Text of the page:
sprezzatura-2

Looking at it differently

Yes, it’s another post about that virus, but these two articles about it are a little different.

Scientists translate the novel coronavirus structure into beautiful music – Boing Boing
Translating abstract scientific data into sound can give researchers new insight into the complexities of the phenomena they are studying. MIT materials science professor and musician Markus Buehler, who has employed this technique to understand biological materials and develop new proteins, has now transformed the novel coronavirus into music.

Dazzling coronavirus painting by biologist David GoodsellKottke
“You have to admit, these viruses are so symmetrical that they’re beautiful,” said Mr. Goodsell, an associate professor at Scripps Research Institute in La Jolla. “Are bright colors and pretty stuff the right approach? The jury’s still out. I’m not trying to make these things look dangerous, I want people to understand how they’re built.”

looking-at-it-differently

Fun with colour

I thought these two went together well.

colors.lol – Overly descriptive color palettes
Created as a fun way to discover interesting color combinations. Palettes are hand-selected from the Twitter bot @colorschemez. The feed randomly generates color combinations as well as their descriptions, with each color being matched with an adjective from a list of over 20,000 words.

fun-with-colour

A painting and photography duo poking fun at fine artIt’s Nice That
The idea behind the project is for the pair to travel to locations any arts aficionado may recognise. Environments painted by Paul Cezanne, Claude Monet or Vincent Van Gogh are all visited, but rather than replicating their celebrated works, Hank chooses to paint the pattern of his shirt instead.

fun-with-colour-3

Hockney to the rescue

It’s lovely to see some more of his stuff.

David Hockney shares exclusive art from Normandy, as ‘a respite from the news’BBC News
“Why are my iPad drawings seen as a respite from the news? Well, they are obviously made by the hand depicting the renewal that is the spring in this part of the world.”

The point being that his images are the product of him looking directly at nature and depicting or representing what he sees by transmitting his sensory reaction through his fingers onto paper via a pencil, rather than mediating the process through a photograph.

His pictures are a record of how he, uniquely, is experiencing reality of his subject and the space in which it exists. The one-eyed mechanical camera flattens out all this individual nuance.

hockney-to-the-rescue-1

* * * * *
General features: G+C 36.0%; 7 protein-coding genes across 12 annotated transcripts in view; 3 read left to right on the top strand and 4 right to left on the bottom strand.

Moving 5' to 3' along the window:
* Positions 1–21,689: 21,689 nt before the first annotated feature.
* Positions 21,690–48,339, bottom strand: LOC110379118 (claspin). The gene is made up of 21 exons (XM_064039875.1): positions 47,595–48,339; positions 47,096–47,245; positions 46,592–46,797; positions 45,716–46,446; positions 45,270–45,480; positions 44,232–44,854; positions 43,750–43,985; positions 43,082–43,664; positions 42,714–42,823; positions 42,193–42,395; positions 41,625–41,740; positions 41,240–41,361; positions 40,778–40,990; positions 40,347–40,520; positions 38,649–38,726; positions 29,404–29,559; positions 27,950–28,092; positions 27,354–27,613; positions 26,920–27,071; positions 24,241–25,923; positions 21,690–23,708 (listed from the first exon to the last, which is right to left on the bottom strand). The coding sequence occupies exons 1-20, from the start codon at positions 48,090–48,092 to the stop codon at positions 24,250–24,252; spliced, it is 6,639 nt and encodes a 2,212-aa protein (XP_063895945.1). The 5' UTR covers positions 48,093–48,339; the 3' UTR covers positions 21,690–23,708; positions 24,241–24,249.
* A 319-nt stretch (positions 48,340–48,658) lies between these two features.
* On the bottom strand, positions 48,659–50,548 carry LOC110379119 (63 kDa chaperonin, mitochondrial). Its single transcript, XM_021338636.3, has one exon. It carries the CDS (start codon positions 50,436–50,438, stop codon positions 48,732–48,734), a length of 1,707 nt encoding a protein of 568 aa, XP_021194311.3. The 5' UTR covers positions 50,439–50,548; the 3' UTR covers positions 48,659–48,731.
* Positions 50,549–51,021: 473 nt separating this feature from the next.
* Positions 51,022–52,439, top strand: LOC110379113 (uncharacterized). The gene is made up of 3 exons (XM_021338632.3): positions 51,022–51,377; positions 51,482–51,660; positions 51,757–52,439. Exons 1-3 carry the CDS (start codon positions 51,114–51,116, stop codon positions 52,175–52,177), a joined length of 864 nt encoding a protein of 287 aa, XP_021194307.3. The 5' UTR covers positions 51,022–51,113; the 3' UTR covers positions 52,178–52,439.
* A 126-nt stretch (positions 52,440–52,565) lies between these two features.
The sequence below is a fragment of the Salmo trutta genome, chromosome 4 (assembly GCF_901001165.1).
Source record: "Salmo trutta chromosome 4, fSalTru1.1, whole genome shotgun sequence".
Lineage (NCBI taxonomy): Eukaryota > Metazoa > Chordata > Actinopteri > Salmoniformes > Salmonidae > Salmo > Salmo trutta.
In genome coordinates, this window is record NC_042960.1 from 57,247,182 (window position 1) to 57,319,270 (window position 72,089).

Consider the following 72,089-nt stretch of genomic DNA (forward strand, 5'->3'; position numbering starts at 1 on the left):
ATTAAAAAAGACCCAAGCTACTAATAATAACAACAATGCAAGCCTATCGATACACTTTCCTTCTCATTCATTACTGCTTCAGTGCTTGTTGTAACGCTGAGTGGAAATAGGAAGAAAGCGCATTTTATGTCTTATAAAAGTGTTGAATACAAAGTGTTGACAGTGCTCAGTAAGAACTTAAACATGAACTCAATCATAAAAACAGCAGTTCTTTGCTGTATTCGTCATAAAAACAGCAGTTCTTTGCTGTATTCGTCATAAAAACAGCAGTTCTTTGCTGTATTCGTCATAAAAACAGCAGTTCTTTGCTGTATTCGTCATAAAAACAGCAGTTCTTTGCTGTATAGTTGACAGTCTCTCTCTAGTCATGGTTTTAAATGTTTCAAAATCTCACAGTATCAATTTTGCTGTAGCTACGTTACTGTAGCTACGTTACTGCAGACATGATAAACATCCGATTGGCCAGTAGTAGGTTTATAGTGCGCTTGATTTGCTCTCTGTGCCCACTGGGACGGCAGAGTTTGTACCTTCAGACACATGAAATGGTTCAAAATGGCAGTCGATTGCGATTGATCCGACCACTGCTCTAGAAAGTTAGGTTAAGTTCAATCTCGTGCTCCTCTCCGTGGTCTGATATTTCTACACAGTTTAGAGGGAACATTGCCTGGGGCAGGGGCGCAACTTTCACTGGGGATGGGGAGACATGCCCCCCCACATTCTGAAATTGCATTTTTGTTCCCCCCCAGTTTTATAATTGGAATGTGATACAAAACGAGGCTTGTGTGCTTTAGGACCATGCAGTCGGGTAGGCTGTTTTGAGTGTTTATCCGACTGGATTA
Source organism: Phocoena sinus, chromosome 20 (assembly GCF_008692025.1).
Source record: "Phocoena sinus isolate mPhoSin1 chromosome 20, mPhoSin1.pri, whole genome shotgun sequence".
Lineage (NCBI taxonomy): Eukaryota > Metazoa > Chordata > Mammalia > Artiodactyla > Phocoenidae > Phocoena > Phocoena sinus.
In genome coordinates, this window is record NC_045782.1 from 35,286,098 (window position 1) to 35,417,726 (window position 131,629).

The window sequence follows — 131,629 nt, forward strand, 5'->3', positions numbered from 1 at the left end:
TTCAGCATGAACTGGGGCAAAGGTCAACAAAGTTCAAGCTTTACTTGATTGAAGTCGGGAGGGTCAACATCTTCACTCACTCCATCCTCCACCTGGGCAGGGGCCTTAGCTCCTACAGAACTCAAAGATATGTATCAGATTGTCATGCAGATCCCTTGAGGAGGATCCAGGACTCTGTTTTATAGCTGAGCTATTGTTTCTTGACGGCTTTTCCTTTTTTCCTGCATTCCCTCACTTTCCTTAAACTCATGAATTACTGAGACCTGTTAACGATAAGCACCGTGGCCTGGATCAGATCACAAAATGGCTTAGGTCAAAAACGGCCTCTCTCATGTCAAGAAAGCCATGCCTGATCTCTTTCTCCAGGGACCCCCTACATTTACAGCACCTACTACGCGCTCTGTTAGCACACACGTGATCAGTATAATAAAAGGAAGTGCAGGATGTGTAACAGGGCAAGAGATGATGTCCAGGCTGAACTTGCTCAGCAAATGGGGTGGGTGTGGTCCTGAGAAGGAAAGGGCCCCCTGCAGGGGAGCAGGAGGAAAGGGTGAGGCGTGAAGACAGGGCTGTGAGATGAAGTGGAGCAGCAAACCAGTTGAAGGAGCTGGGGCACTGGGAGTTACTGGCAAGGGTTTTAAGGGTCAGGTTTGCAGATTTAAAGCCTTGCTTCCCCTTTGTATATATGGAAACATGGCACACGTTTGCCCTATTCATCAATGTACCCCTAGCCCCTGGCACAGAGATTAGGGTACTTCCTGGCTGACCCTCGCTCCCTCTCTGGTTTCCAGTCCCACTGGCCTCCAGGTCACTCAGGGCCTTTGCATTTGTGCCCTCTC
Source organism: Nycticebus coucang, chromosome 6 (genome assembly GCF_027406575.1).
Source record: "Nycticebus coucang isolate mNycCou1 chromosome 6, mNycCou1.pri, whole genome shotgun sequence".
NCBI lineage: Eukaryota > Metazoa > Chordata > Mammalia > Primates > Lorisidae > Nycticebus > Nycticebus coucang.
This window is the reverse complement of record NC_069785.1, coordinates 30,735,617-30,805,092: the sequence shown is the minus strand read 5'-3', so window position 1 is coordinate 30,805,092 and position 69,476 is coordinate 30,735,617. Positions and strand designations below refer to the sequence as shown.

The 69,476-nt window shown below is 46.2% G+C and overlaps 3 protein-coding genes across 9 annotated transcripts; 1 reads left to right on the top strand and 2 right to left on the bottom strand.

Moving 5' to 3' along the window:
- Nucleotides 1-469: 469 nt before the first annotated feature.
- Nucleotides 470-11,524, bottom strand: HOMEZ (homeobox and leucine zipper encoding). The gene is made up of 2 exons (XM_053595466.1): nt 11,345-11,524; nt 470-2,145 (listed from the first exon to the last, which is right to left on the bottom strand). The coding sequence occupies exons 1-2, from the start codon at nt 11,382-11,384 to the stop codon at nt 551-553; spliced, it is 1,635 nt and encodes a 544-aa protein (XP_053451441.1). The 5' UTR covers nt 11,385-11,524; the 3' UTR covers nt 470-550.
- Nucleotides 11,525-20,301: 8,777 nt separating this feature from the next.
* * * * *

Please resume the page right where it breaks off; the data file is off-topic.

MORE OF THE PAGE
hockney-to-the-rescue-2
hockney-to-the-rescue-3

“The only real things in life are food and love in that order, just like our little dog Ruby. I really believe this and the source of art is love.”

I was blown away when I first saw his ipad paintings up close in Saltaire. These look just as charming.

David Hockney’s iPad artwork goes on displayBBC News
An exhibition of artwork drawn on a tablet computer by artist David Hockney has opened in Saltaire, West Yorkshire. The 33 images depict the arrival of spring in the Yorkshire Wolds in 2011.

hockney-to-the-rescue-4

Art world problems #2

I’m currently re-reading this coffee table book about the guy and enjoyed Brain Pickings’ recent tweets about him, so it was sad to read that one of his paintings has just been stolen.

Van Gogh painting stolen from Dutch museum closed by virusABC News
“I’m shocked and unbelievably annoyed that this has happened,” said Singer Laren museum director Jan Rudolph de Lorm. “This beautiful and moving painting by one of our greatest artists stolen – removed from the community,” he added. “It is very bad for the Groninger Museum, it is very bad for the Singer, but it is terrible for us all because art exists to be seen and shared by us, the community, to enjoy to draw inspiration from and to draw comfort from, especially in these difficult times.”

Problems for museums over here, too.

Anish Kapoor fan gets stuck in virtual exhibitionThe Art Newspaper
A man had to be rescued by the London Fire Brigade after getting lost while taking part in a virtual museum tour. As museums worldwide have had to shut their doors to help fight the spread of coronavirus (Covid-19), many institutions have instead put their creative efforts into online engagement with the public, including providing a plethora of virtual tours of their collections and exhibitions. Unfortunately, in some cases, not enough attention has been paid to the visitor experience.

art-world-problems-2-1

Spring has sprung, don’t forget

Let’s take a break from all the news about job losses, exam cancellations and social distancing failures to remind ourselves of the date. It’s the first day of Spring!

Spring Equinox 2020: 5 weird traditions to celebrate the first day of Spring todayMirror Online